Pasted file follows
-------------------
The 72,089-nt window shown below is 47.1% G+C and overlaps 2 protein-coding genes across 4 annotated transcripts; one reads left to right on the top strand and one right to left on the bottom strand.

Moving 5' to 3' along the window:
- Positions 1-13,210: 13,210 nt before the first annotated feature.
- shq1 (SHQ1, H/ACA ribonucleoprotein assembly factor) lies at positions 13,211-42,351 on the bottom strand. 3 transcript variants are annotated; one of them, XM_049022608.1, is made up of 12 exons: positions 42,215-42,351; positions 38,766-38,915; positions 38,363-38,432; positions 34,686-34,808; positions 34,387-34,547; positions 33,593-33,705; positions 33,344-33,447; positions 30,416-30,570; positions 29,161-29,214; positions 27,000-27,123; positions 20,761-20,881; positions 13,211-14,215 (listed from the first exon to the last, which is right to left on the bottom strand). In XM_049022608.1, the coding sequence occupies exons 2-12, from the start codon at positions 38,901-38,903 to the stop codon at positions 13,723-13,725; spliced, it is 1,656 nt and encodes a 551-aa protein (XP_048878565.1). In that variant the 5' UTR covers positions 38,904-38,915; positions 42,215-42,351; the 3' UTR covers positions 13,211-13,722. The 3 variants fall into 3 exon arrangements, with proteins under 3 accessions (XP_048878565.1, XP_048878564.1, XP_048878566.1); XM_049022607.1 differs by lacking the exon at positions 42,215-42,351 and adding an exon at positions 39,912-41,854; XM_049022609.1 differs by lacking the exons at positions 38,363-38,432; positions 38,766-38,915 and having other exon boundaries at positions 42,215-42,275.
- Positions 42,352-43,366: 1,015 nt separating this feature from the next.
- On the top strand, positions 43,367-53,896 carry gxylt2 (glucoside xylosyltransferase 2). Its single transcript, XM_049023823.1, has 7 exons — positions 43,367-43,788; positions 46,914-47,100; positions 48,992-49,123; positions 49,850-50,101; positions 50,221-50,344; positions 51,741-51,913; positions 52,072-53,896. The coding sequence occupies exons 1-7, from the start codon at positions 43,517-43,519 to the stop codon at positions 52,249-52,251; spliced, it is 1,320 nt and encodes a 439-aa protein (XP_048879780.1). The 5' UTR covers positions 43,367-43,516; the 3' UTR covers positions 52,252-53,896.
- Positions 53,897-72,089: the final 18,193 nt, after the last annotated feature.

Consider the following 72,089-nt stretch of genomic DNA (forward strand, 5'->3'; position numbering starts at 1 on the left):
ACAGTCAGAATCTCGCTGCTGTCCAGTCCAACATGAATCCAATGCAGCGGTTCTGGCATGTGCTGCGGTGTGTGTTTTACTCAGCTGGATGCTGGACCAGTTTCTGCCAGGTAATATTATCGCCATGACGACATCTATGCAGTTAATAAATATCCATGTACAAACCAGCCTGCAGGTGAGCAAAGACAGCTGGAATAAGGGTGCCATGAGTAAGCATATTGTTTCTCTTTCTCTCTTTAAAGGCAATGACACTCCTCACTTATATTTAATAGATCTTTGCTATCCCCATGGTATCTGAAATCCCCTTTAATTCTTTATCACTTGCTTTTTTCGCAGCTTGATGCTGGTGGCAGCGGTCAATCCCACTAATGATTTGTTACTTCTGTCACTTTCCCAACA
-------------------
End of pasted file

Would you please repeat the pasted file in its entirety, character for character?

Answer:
The 72,089-nt window shown below is 47.1% G+C and overlaps 2 protein-coding genes across 4 annotated transcripts; one reads left to right on the top strand and one right to left on the bottom strand.

Moving 5' to 3' along the window:
- Positions 1-13,210: 13,210 nt before the first annotated feature.
- shq1 (SHQ1, H/ACA ribonucleoprotein assembly factor) lies at positions 13,211-42,351 on the bottom strand. 3 transcript variants are annotated; one of them, XM_049022608.1, is made up of 12 exons: positions 42,215-42,351; positions 38,766-38,915; positions 38,363-38,432; positions 34,686-34,808; positions 34,387-34,547; positions 33,593-33,705; positions 33,344-33,447; positions 30,416-30,570; positions 29,161-29,214; positions 27,000-27,123; positions 20,761-20,881; positions 13,211-14,215 (listed from the first exon to the last, which is right to left on the bottom strand). In XM_049022608.1, the coding sequence occupies exons 2-12, from the start codon at positions 38,901-38,903 to the stop codon at positions 13,723-13,725; spliced, it is 1,656 nt and encodes a 551-aa protein (XP_048878565.1). In that variant the 5' UTR covers positions 38,904-38,915; positions 42,215-42,351; the 3' UTR covers positions 13,211-13,722. The 3 variants fall into 3 exon arrangements, with proteins under 3 accessions (XP_048878565.1, XP_048878564.1, XP_048878566.1); XM_049022607.1 differs by lacking the exon at positions 42,215-42,351 and adding an exon at positions 39,912-41,854; XM_049022609.1 differs by lacking the exons at positions 38,363-38,432; positions 38,766-38,915 and having other exon boundaries at positions 42,215-42,275.
- Positions 42,352-43,366: 1,015 nt separating this feature from the next.
- On the top strand, positions 43,367-53,896 carry gxylt2 (glucoside xylosyltransferase 2). Its single transcript, XM_049023823.1, has 7 exons — positions 43,367-43,788; positions 46,914-47,100; positions 48,992-49,123; positions 49,850-50,101; positions 50,221-50,344; positions 51,741-51,913; positions 52,072-53,896. The coding sequence occupies exons 1-7, from the start codon at positions 43,517-43,519 to the stop codon at positions 52,249-52,251; spliced, it is 1,320 nt and encodes a 439-aa protein (XP_048879780.1). The 5' UTR covers positions 43,367-43,516; the 3' UTR covers positions 52,252-53,896.
- Positions 53,897-72,089: the final 18,193 nt, after the last annotated feature.

Consider the following 72,089-nt stretch of genomic DNA (forward strand, 5'->3'; position numbering starts at 1 on the left):
ACAGTCAGAATCTCGCTGCTGTCCAGTCCAACATGAATCCAATGCAGCGGTTCTGGCATGTGCTGCGGTGTGTGTTTTACTCAGCTGGATGCTGGACCAGTTTCTGCCAGGTAATATTATCGCCATGACGACATCTATGCAGTTAATAAATATCCATGTACAAACCAGCCTGCAGGTGAGCAAAGACAGCTGGAATAAGGGTGCCATGAGTAAGCATATTGTTTCTCTTTCTCTCTTTAAAGGCAATGACACTCCTCACTTATATTTAATAGATCTTTGCTATCCCCATGGTATCTGAAATCCCCTTTAATTCTTTATCACTTGCTTTTTTCGCAGCTTGATGCTGGTGGCAGCGGTCAATCCCACTAATGATTTGTTACTTCTGTCACTTTCCCAACA